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ISP 'Six Strikes' Plan Delayed 157

Posted by Soulskill
from the do-you-even-know-how-baseball-works dept.
MrSeb sends this excerpt from DailyDot: "Shortly, a new system in the U.S. will allow your ISP to give you gradually sterner warnings and possible punishment if you download copyrighted material. The Copyright Alerts System (CAS) — more commonly known as the 'six strikes' policy, after the number of warnings users receive — is coming. Soon. Any minute now. Really. But it's not here yet, even though several news outlets — including CNN — said the system would go online yesterday, Thursday. Speaking to the Daily Dot, a press contact for the six strikes system says: 'We do not intend to launch until we are confident that the program is consumer friendly. We expect our implementation to begin later this year, with each of the ISPs launching at potentially overlapping but different times.' ... The six strikes system is officially helmed by an industry coalition called the Center for Copyright Information (CCI), which was created by the MPAA and RIAA. It counts the U.S.'s five top ISPs under its umbrella: AT&T, Cablevision, Comcast, Time Warner Cable, and Verizon."
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ISP 'Six Strikes' Plan Delayed

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  • by geminidomino (614729) on Friday July 13, 2012 @01:56PM (#40640903) Journal

    the 'six strikes' policy, after the number of warnings users receive â" is coming.

    We do not intend to launch until we are confident that the program is consumer friendly.

    Either you're going to eventually launch it, or not. It will never be 'consumer friendly' since it's a blatantly anti-consumer move intended to whore out to an unrepentantly anti-consumer organization.

  • Too Late (Score:2, Insightful)

    by Anonymous Coward on Friday July 13, 2012 @01:56PM (#40640907)

    Already switched to a local ISP -- the moment people realize some have it and others don't they will flock to non implementing parties. It's only those without a choice getting screwed.

  • by betterunixthanunix (980855) on Friday July 13, 2012 @01:58PM (#40640935)
    "Consumer friendly" in this case means, "Making sure people remain friendly." The last thing anyone wants is for consumers to realize they are being exploited.
  • by Dan667 (564390) on Friday July 13, 2012 @01:59PM (#40640937)
    It is a much much bigger problem and steals directly from Artists and Musicians as well as US Taxpayers. When does it get some attention?
  • Re:Too Late (Score:5, Insightful)

    by crazyjj (2598719) * on Friday July 13, 2012 @02:08PM (#40641013)

    Already switched to a local ISP

    That's great if you're one of the rare few who have that option for broadband. I have exactly two options for broadband in my community: a big telco and a big cableco (both of whom will certainly be participating in any MPAA/RIAA scheme). If you count 3G as broadband, you could add a couple of more options to that--but with such small bandwidth caps on those, no one is going to be using them for much pirating anyway.

  • Bluffing (Score:5, Insightful)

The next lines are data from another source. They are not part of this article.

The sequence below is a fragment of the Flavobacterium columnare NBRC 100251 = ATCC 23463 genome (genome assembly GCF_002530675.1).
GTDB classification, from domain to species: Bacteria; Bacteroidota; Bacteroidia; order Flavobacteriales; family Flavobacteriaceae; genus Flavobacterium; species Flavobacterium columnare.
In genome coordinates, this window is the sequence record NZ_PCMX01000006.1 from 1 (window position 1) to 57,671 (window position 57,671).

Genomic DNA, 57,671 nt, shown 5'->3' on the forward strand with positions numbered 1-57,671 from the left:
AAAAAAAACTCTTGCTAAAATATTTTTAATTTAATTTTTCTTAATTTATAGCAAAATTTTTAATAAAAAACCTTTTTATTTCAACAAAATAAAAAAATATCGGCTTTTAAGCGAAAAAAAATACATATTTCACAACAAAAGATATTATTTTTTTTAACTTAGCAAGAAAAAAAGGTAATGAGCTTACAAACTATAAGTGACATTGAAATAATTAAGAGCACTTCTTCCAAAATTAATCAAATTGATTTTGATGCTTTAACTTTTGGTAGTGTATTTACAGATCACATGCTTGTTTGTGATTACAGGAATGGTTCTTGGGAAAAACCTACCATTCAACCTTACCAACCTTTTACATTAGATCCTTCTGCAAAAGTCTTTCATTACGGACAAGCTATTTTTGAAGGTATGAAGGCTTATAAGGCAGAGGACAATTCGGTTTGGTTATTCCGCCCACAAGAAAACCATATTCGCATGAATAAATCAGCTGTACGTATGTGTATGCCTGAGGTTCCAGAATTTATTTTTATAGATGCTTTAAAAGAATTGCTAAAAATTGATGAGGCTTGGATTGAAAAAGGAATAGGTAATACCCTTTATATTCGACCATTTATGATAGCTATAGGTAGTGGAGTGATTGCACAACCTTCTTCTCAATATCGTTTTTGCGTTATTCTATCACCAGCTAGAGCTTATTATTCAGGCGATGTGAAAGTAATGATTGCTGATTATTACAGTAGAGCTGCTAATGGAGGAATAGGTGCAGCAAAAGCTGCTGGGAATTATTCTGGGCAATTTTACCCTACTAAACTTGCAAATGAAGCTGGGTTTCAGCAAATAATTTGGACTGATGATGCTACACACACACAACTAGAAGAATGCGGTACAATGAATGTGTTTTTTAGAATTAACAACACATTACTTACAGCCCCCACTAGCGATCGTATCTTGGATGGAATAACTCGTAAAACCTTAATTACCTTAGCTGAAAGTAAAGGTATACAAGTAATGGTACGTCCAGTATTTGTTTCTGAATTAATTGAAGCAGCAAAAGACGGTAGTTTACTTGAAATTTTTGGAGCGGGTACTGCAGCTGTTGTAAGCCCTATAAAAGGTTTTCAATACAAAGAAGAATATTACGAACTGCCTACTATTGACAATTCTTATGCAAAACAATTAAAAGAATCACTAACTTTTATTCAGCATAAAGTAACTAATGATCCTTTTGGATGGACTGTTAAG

by pwizard2 (920421) on Friday July 13, 2012 @02:24PM (#40641185)
    I wonder how much of this is bluffing. There's no way they can watch everyone all the time. Even if they could, it would cost too much to do it indefinitely and if it cuts into profits too much (especially for another company that is giving little or nothing to them) I'm guessing the ISPS will only make a half-assed attempt to carry this out.

    Are they seriously going to monitor every single FTP transaction or every Torrent swarm that passes through their infrastructure? Many people just go in, leech, and get out of the swarm as soon as they have all the pieces which leaves only a small window of time to catch them.
  • Re:Too Late (Score:4, Insightful)

    by 0racle (667029) on Friday July 13, 2012 @02:32PM (#40641247)
    You are giving the general population far too much credit. They won't care.
  • by oxdas (2447598) on Friday July 13, 2012 @03:10PM (#40641803)

    How can any ISP determine whether or not I have received the rights to any given copyrighted item? What if the items I am downloading are fair use productions using copyrighted material? Nobody really knows what fair use is and is not (it is very subjective), how can you write an algorithm to detect it? I just don't understand how this is technologically possible.

    Courts have already ruled that you can sue for DMCA requests that don't consider fair use. It doesn't seem a stretch to apply that to "strikes" as well (and strikes are probably easier to demonstrate harm). The ISP's are going to have to tread very carefully to avoid class action lawsuits.

  • Yikes! (Score:2, Insightful)

    by Anonymous Coward on Friday July 13, 2012 @06:42PM (#40644469)

    will allow your ISP to give you gradually sterner warnings and possible punishment if you download copyrighted material

    Yikes, that's awful.

    Or maybe the submitter meant to say "copyright-infringing material".

    GPL-licensed material is copyrighted. In fact, copyright is the mechanism used to enforce the provisions of the GPL license.

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